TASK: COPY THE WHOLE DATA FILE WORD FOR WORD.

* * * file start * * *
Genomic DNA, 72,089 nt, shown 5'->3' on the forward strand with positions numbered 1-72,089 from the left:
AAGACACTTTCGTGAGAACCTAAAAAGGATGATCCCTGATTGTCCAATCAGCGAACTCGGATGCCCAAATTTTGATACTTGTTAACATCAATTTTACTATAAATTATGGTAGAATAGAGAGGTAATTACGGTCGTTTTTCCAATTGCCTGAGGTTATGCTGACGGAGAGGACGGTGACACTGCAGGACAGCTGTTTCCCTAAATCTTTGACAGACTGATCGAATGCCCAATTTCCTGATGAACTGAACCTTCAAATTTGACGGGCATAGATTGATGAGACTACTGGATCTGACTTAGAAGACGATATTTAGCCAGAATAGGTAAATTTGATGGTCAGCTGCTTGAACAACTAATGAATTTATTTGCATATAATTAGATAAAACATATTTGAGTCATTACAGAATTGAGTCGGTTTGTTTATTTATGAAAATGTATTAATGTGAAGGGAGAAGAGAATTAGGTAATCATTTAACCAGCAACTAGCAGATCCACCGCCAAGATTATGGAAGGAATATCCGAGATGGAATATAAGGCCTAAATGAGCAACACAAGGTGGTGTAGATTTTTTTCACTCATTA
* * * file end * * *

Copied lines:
Genomic DNA, 72,089 nt, shown 5'->3' on the forward strand with positions numbered 1-72,089 from the left:
AAGACACTTTCGTGAGAACCTAAAAAGGATGATCCCTGATTGTCCAATCAGCGAACTCGGATGCCCAAATTTTGATACTTGTTAACATCAATTTTACTATAAATTATGGTAGAATAGAGAGGTAATTACGGTCGTTTTTCCAATTGCCTGAGGTTATGCTGACGGAGAGGACGGTGACACTGCAGGACAGCTGTTTCCCTAAATCTTTGACAGACTGATCGAATGCCCAATTTCCTGATGAACTGAACCTTCAAATTTGACGGGCATAGATTGATGAGACTACTGGATCTGACTTAGAAGACGATATTTAGCCAGAATAGGTAAATTTGATGGTCAGCTGCTTGAACAACTAATGAATTTATTTGCATATAATTAGATAAAACATATTTGAGTCATTACAGAATTGAGTCGGTTTGTTTATTTATGAAAATGTATTAATGTGAAGGGAGAAGAGAATTAGGTAATCATTTAACCAGCAACTAGCAGATCCACCGCCAAGATTATGGAAGGAATATCCGAGATGGAATATAAGGCCTAAATGAGCAACACAAGGTGGTGTAGATTTTTTTCACTCATTA